Now more than ever, no matter what you write or what you think or your skill level, there is someone out there who is your perfect audience. Maybe it won’t be the biggest audience alive, and maybe it won’t make you rich or famous, but it’ll be an audience who will read your writing and feel it speak to them. It’ll be an audience who will completely appreciate and understand what you’re going for and they will constantly want more. It will be an audience who gets you.

So get writing! Stop worrying about whether someone will appreciate your work when you finish and get to work. If you don’t write, you’ll never have anything to show anyway, and if you do write I guarantee there’s someone out there who will appreciate it, you just have to put your work out there and hope it finds them. If you spend too long obsessing about whether your writing will be successful, you’ll never get through the actual task of writing.

Until next time, happy writing!

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Friday, June 30, 2017

Friday Fun: Writing Prompt - The Chalkboard Dilemma

This week’s Friday Fun is a writing prompt to get you through the weekend. I normally like to keep these vague to leave room for you to get creative, but this time I’m going to start with a little more detail. This week’s prompt is called “Chalkboard Dilemma” and I hope it gets you writing.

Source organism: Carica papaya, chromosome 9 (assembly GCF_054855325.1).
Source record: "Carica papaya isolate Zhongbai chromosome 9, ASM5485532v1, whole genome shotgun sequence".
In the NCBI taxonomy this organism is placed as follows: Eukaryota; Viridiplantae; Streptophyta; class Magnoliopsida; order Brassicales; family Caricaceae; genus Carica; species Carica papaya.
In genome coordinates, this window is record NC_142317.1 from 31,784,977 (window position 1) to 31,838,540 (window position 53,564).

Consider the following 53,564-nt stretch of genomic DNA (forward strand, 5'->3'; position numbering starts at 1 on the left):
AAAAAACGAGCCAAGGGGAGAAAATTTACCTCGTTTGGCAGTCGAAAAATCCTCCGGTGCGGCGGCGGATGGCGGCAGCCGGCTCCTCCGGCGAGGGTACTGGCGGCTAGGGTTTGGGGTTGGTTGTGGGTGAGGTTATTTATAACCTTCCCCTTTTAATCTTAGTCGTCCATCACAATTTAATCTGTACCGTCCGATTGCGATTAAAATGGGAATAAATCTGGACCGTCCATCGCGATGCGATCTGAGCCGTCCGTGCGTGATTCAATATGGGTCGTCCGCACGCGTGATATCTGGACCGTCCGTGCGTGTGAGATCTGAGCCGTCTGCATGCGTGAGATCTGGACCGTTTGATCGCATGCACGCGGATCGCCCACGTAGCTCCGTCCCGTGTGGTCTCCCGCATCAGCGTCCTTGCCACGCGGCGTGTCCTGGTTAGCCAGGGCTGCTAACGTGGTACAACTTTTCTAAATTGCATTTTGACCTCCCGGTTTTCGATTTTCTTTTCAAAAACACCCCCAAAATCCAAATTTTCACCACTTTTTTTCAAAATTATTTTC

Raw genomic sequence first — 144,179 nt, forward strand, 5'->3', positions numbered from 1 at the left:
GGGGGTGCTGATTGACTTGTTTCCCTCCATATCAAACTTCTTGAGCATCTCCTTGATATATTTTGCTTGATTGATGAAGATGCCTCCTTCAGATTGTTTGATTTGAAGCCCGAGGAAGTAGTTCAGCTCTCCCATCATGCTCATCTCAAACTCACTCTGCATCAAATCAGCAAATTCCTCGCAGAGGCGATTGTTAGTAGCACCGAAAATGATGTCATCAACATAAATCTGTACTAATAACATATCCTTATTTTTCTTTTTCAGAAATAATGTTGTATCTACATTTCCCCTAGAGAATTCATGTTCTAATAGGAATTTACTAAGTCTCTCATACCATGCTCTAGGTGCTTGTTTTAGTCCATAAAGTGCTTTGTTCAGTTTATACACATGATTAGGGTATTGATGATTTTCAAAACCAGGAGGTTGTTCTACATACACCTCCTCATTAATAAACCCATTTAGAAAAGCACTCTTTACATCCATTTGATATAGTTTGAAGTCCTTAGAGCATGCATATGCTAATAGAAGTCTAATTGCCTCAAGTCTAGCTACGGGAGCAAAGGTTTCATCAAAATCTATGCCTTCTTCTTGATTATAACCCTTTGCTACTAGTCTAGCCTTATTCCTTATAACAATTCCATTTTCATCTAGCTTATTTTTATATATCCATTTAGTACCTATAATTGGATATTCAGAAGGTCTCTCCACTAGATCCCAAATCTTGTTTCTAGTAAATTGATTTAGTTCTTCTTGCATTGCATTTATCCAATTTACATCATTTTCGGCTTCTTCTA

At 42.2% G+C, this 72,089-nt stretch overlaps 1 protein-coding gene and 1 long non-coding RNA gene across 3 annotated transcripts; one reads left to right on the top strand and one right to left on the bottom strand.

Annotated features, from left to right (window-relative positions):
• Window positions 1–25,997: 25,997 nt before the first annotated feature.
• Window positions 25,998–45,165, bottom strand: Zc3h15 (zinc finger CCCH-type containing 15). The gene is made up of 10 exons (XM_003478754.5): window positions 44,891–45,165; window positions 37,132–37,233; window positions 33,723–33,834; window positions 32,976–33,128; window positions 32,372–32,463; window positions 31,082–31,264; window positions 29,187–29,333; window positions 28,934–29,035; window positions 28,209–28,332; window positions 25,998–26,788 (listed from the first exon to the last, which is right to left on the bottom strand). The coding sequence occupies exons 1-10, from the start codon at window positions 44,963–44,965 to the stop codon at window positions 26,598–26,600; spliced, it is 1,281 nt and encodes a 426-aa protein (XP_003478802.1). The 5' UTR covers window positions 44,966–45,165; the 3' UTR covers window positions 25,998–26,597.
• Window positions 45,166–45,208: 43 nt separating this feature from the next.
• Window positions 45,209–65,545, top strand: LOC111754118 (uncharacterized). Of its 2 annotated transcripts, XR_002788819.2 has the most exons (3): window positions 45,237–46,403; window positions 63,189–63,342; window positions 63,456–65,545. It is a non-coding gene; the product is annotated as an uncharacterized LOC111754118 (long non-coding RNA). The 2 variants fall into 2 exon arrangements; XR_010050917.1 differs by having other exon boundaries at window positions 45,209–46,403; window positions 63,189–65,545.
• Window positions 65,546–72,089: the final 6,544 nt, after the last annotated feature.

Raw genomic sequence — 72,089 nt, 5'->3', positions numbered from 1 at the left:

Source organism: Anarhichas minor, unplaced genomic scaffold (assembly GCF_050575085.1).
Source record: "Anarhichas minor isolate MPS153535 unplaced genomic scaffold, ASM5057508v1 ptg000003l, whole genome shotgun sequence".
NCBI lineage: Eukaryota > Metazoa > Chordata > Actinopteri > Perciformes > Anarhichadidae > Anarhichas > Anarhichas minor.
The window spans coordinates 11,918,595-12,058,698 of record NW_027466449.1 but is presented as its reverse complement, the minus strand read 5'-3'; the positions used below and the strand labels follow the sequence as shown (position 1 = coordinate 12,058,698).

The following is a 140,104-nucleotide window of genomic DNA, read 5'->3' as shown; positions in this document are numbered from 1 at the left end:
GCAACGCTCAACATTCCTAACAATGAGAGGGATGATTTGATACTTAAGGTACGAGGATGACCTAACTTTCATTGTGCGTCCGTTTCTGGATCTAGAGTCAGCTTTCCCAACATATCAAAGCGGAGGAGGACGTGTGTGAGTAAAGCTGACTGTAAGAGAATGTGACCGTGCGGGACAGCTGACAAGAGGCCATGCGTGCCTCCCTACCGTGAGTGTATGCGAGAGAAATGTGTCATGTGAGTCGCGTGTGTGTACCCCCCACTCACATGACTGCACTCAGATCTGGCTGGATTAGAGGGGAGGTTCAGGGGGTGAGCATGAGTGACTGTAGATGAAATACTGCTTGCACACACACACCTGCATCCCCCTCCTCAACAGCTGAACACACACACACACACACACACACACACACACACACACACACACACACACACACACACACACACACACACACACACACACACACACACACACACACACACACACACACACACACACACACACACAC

Chalkboard Dilemma
A girl, somewhere between the ages of 18-24 is standing at a chalkboard. She’s your protagonist and all you know to start is she’s at a chalkboard with chalk in her hand about to write something.

Where is she? Is it a school? Some kind of office? In a house? Maybe she’s in a restaurant writing a menu. What kind of places possibly have chalkboards and what are they used for?

How big is the chalkboard? How dirty? Is there already writing on it or is it clean? Is it actually clean, like washed down, or just has no writing so it’s still a little dusty? Is it green or black or some other more unusual color?

Now who is she? A student? A professor? Does she work there or is she a vandal maybe? Does she belong at the chalkboard or is she out of place? Is she at the board alone or is someone else there about to write as well?

Who’s around her? Was she told to write there or is she doing it on her own? Is someone watching her write or is she unobserved?

Now what is she going to write? Is it what people would expect from looking at her? Or is it something surprising? Is she going to write something that will upset people, or inform them? Will it make sense to anyone else but her? Will it be profound? Or silly? Will she stop before she writes anything and quit, leaving the board blank?

You can either discover these details through free-writing, or plan them all out ahead of time. Either way, write the girl at the chalkboard and have her execute whatever writing she’s going to do and show what happens from there. Show how her writing, if any, affects people. Show what happens next and the conflict that comes from it.

I like these kinds of writing prompts because any time a character is about to take action there is room for a conflict to be created, which means there’s room to create a plot for a story from it. So find the conflict in the girl at the chalkboard and see where it leads.

Until next time, happy writing!